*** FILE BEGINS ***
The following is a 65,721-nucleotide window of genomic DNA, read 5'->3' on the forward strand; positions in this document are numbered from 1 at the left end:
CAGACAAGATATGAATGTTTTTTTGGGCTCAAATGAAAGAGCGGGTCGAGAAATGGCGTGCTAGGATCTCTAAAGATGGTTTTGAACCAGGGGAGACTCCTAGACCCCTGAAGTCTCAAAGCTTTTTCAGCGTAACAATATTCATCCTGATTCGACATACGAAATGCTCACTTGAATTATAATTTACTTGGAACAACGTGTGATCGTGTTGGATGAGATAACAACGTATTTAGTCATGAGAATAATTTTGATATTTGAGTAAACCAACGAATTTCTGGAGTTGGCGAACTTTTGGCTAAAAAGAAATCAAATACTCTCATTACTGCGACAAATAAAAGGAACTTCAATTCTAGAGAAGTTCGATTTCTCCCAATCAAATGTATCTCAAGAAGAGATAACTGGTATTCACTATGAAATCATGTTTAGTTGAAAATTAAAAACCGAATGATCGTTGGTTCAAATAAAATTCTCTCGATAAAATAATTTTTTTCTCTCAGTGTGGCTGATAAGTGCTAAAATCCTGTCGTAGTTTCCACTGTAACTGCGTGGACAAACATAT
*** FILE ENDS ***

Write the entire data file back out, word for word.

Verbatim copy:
The following is a 65,721-nucleotide window of genomic DNA, read 5'->3' on the forward strand; positions in this document are numbered from 1 at the left end:
CAGACAAGATATGAATGTTTTTTTGGGCTCAAATGAAAGAGCGGGTCGAGAAATGGCGTGCTAGGATCTCTAAAGATGGTTTTGAACCAGGGGAGACTCCTAGACCCCTGAAGTCTCAAAGCTTTTTCAGCGTAACAATATTCATCCTGATTCGACATACGAAATGCTCACTTGAATTATAATTTACTTGGAACAACGTGTGATCGTGTTGGATGAGATAACAACGTATTTAGTCATGAGAATAATTTTGATATTTGAGTAAACCAACGAATTTCTGGAGTTGGCGAACTTTTGGCTAAAAAGAAATCAAATACTCTCATTACTGCGACAAATAAAAGGAACTTCAATTCTAGAGAAGTTCGATTTCTCCCAATCAAATGTATCTCAAGAAGAGATAACTGGTATTCACTATGAAATCATGTTTAGTTGAAAATTAAAAACCGAATGATCGTTGGTTCAAATAAAATTCTCTCGATAAAATAATTTTTTTCTCTCAGTGTGGCTGATAAGTGCTAAAATCCTGTCGTAGTTTCCACTGTAACTGCGTGGACAAACATAT